In response, the employer moved to dismiss the EEOC’s lawsuit on the grounds that transgender employees are not in a legally protected class under Title VII as other individuals are in the legally protected class based, for example, on race, color, religion, gender or national origin. Denying the employer’s motion, the Court noted that the lawsuit should proceed based on the EEOC’s legal argument that the employer in this case fired Stephens for failing to conform to its own gender-based preferences, expectations or stereotypes.

This analysis is important, and employers should take heed: had the EEOC simply argued that Stephens, as a trans-sexual, should have legally protected class status, the Court would have granted the employer’s motion to dismiss the lawsuit. Instead, the Court focused on the point that the EEOC asserted that Stephens was being discriminated against in violation of Title VII because she failed to conform to her employer’s own gender-based preferences, expectations or stereotypes. That is, Stephens was being discriminated against based on unlawful sex-stereotyping gender discrimination. As such, this lawsuit will be allowed to proceed to adjudication. Further, it is precisely the legal issue of improper gender-based stereotyping against trans-gender individuals or, in some instances, individuals with a specific sexual orientation that many employers do not understand. As such, many of these same employers, just like the funeral home in the above case, not only may not understand what they should be considering to do so as to comply with Title VII and other applicable state or local laws; they also may be subject to legal liability for failing to take proactive steps to address these issues.

Based on OSHA’s recent guidance, heightened attention to the issues of transgender discrimination, and cases such as these, it behooves employers – regardless of how they may personally feel on this topic–to do the following in order to prevent, position, and protect their business and comply with applicable laws:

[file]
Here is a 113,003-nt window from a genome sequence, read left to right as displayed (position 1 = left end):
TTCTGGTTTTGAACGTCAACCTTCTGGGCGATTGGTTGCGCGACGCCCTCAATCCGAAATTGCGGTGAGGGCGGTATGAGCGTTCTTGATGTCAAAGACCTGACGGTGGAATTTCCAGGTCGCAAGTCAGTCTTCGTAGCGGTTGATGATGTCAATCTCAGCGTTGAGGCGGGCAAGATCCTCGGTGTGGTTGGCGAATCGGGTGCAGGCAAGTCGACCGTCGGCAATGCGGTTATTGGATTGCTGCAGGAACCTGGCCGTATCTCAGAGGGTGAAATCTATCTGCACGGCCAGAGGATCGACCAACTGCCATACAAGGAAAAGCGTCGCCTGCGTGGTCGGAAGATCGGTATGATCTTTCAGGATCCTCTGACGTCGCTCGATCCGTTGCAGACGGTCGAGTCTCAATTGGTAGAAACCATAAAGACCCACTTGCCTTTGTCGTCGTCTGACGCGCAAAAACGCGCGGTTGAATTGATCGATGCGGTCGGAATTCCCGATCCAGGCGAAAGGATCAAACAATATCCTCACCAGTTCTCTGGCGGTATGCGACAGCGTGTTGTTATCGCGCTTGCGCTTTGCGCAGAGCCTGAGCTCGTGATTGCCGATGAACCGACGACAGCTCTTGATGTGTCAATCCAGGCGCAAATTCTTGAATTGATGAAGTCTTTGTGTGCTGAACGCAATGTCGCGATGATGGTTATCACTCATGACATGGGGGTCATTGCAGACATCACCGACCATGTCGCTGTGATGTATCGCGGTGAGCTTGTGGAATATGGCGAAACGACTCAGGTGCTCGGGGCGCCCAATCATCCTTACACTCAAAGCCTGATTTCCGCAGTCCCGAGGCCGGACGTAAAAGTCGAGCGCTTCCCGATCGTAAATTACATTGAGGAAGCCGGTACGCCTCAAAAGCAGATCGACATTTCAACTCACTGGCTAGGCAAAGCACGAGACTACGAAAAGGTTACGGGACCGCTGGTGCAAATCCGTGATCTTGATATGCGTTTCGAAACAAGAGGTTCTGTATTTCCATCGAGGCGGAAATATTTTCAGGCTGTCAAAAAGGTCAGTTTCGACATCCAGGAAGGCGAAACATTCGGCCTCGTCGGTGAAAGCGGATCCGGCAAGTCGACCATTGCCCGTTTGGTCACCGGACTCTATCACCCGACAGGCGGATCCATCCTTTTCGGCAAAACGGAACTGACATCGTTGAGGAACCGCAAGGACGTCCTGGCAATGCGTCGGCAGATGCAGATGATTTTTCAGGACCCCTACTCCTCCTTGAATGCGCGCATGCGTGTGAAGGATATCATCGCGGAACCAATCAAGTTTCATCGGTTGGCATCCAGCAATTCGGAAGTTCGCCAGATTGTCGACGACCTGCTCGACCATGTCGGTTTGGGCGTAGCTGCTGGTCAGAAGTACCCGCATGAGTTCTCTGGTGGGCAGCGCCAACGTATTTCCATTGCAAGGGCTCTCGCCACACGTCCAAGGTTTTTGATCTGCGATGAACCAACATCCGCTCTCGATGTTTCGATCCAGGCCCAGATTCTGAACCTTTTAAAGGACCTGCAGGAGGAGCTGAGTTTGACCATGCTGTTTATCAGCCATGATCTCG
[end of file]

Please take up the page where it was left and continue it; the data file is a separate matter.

• Adopt a well drafted policy prohibiting against gender and trans-gender discrimination and harassment;
  • Provide appropriate training (including anti-harassment training) for all personnel, including both managers and employees, to identify and prevent and/or remedy gender and trans-gender discrimination and harassment;
  • Ensure that these policies also are consistent with any other personnel policies, including those concerning workplace harassment, equal employment opportunity, and social media use;
  • Consider adopting similar policies pertaining to preventing and correcting sexual orientation discrimination; and
  • Make sure your policies confirm to all applicable federal, state and local laws that apply to your workplace

For more information or if you have any questions, contact Neil at 440.287.8292 or via email at

Neil SarkarAbout the Author: Neil S. Sarkar is a Partner with Mazanec, Raskin & Ryder. He focuses his practice on employment and labor law, civil rights and government liability, in addition to counseling and litigation, business law and insurance defense. He devotes much of his practice to defending employers before the Equal Employment Opportunity Commission, National Labor Relations Board and state government agencies including the Ohio Civil Rights Commission and the State Employment Relations Board.